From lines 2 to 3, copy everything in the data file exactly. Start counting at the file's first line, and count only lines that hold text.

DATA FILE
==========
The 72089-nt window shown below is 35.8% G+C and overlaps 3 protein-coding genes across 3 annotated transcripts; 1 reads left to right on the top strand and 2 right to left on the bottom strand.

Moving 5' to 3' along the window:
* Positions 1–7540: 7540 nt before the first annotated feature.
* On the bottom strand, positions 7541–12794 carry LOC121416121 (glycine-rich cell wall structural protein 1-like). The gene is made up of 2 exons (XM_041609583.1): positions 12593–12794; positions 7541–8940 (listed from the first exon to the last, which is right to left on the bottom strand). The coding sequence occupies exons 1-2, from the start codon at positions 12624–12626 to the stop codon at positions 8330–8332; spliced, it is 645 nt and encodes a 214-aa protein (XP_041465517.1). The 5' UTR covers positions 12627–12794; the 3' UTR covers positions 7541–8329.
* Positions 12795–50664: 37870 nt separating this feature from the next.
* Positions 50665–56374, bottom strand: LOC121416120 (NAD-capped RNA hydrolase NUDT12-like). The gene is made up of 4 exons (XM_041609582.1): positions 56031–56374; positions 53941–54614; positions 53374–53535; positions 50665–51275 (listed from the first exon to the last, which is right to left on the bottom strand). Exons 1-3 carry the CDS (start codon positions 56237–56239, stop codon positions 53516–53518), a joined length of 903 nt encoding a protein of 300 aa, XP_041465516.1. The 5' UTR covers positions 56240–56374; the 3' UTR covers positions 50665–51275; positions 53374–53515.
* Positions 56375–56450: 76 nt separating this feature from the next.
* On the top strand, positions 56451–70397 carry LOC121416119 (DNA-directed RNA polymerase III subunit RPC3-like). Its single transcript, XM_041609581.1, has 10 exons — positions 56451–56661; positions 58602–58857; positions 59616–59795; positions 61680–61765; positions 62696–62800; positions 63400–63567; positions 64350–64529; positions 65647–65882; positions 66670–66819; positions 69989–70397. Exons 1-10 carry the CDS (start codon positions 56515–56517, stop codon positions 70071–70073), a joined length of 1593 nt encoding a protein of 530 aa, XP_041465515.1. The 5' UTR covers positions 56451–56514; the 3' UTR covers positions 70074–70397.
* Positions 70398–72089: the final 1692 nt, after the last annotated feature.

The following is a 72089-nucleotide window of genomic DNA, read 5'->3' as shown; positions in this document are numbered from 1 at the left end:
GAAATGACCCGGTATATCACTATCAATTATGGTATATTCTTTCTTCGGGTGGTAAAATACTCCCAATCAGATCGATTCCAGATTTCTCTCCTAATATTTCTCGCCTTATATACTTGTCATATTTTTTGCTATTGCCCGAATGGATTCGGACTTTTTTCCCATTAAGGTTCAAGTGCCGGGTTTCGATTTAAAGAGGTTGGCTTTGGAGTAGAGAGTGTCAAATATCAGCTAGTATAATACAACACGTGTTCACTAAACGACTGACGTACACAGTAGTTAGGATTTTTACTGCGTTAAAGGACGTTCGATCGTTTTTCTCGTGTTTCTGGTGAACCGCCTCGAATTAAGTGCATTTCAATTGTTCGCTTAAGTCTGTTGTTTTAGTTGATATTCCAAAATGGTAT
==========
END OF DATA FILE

Moving 5' to 3' along the window:
* Positions 1–7540: 7540 nt before the first annotated feature.